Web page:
The National Trust cares for some of our most cherished places, landscapes and wildlife habitats on the Northumberland Coast including Lindisfarne Castle, The Farne Islands, the two inland sites of Ros Castle and St Cuthbert's Cave, and over 12 miles of stunning coast over a forty mile stretch. These include St Aidan's dunes at Seahouses, Beadnell lime kilns, Craster to Low Newton (including Dunstanburgh Castle and Embleton Bay), Buston Links at Alnmouth and Druridge Bay.
Rolling from sandy foreshore to
marram covered dune to herb-rich grazing paddocks, St. Aidans dunes are a
brilliant example of Northumberland dune habitat. Becoming a multi-coloured
swathe of flowers in the spring and summer, they are home to nesting birds,
small mammals and hundreds of insects. Although they are naturally very healthy
a surprising amount of management goes into ensuring the biodiversity of these
dunes is maintained.
Digging out pirri-pirri
Invasive species must be managed
to ensure native species can flourish. Lines of volunteers walk the dunes,
forks in hand and eyes to the ground, looking for the bright green serrated
leaves of pirri-pirri. It’s small brown seed heads attach to clothing and
animal fur and spread across the dunes, easily setting seed. An invasive plant
introduced from New Zealand, we dig out the roots to prevent its long tendrils
out-competing less vigorous native species. Garden varieties have encroached
onto the dunes and although some species such as Spanish bluebell and daffodil
look beautiful during the spring flowering season they can easily dominate
areas and threaten the delicate balance of the herb rich grassland.
Raking grass in the dunes
The dunes are also home to Exmoor
ponies that graze the paddocks at certain times of year. They allow herb plants
to flourish by preventing the spread of more dominant grasses. We also cut the
grass in certain dune hollows that we are unable to put stock on as a form of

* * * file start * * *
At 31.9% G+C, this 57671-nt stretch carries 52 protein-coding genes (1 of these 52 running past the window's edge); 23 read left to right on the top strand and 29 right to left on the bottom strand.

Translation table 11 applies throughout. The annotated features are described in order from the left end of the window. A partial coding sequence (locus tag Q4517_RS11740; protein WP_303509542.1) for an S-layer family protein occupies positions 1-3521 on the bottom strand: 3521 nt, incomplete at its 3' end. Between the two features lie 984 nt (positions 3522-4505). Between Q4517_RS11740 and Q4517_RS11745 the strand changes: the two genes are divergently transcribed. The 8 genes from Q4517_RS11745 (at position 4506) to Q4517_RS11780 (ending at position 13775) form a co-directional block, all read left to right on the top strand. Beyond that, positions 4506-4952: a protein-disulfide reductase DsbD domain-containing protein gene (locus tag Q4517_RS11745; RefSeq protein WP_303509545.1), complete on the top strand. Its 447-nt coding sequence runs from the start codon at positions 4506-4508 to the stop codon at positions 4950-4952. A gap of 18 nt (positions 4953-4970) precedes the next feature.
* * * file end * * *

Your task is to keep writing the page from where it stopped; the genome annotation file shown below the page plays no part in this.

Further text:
artificial grazing. The bright yellow of ragwort is a common site along the
coast in the summer months and it flourishes in the dunes. Although it is a
native species it is poisonous to livestock and so must be dug out of the areas
grazed by ponies and areas adjacent to paddocks. Hundreds of cinnabar moth
caterpillars, which feed solely on ragwort, have to be relocated from flowering
plants being pulled to the tiny ragwort florets that will hopefully be munched
before the next flowering season.
Cinnabar moth caterpillar
This management approach is
constantly evolving and being assessed to ensure it is as effective as
possible. So far it has allowed species such as tufted vetch, meadow vetchling
and pyramidal orchids to flourish adding to the botanical mosaic of colour and
species. While pulling ragwort our team of volunteers found destroying angel
fungi nestled in the grass and an exciting collection of butterflies, such as
common blues and painted ladies, could be seen fluttering through the paddocks.
Having just finished a big fencing project along the roadside to ensure there
any no pony escape attempts this winter, we are now turning our minds to
pirri-pirri hunting and other winter management work in the beautiful dines of
Autumn has officially arrived, and with it come migrant birds.
Or at least, that's the theory: countless birds head south for the winter, with the right weather conditions causing some to stop and rest at sites such as the Farne Islands. Extreme weather, particularly with easterly winds, can even produce rare birds not normally seen in Britain - the Farnes have a great track record for these national scarcities.